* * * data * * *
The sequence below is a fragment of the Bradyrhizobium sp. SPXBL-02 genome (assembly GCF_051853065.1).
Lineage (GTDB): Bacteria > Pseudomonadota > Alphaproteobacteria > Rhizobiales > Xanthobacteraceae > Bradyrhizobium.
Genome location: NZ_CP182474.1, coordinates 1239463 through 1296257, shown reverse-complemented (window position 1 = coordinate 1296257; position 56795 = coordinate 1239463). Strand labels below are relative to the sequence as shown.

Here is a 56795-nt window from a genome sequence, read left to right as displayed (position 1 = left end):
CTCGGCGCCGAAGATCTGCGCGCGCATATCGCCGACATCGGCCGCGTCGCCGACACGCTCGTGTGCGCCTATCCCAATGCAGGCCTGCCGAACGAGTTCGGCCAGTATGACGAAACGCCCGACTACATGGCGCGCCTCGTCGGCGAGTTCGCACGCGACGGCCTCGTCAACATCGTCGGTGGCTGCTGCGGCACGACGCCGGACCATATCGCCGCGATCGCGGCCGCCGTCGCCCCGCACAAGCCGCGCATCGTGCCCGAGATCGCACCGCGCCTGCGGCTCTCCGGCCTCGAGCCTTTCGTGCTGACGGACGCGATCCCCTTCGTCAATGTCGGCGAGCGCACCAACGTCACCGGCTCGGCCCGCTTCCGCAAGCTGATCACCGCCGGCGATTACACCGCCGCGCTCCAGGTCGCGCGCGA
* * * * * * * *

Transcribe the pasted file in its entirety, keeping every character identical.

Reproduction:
The sequence below is a fragment of the Bradyrhizobium sp. SPXBL-02 genome (assembly GCF_051853065.1).
Lineage (GTDB): Bacteria > Pseudomonadota > Alphaproteobacteria > Rhizobiales > Xanthobacteraceae > Bradyrhizobium.
Genome location: NZ_CP182474.1, coordinates 1239463 through 1296257, shown reverse-complemented (window position 1 = coordinate 1296257; position 56795 = coordinate 1239463). Strand labels below are relative to the sequence as shown.

Here is a 56795-nt window from a genome sequence, read left to right as displayed (position 1 = left end):
CTCGGCGCCGAAGATCTGCGCGCGCATATCGCCGACATCGGCCGCGTCGCCGACACGCTCGTGTGCGCCTATCCCAATGCAGGCCTGCCGAACGAGTTCGGCCAGTATGACGAAACGCCCGACTACATGGCGCGCCTCGTCGGCGAGTTCGCACGCGACGGCCTCGTCAACATCGTCGGTGGCTGCTGCGGCACGACGCCGGACCATATCGCCGCGATCGCGGCCGCCGTCGCCCCGCACAAGCCGCGCATCGTGCCCGAGATCGCACCGCGCCTGCGGCTCTCCGGCCTCGAGCCTTTCGTGCTGACGGACGCGATCCCCTTCGTCAATGTCGGCGAGCGCACCAACGTCACCGGCTCGGCCCGCTTCCGCAAGCTGATCACCGCCGGCGATTACACCGCCGCGCTCCAGGTCGCGCGCGA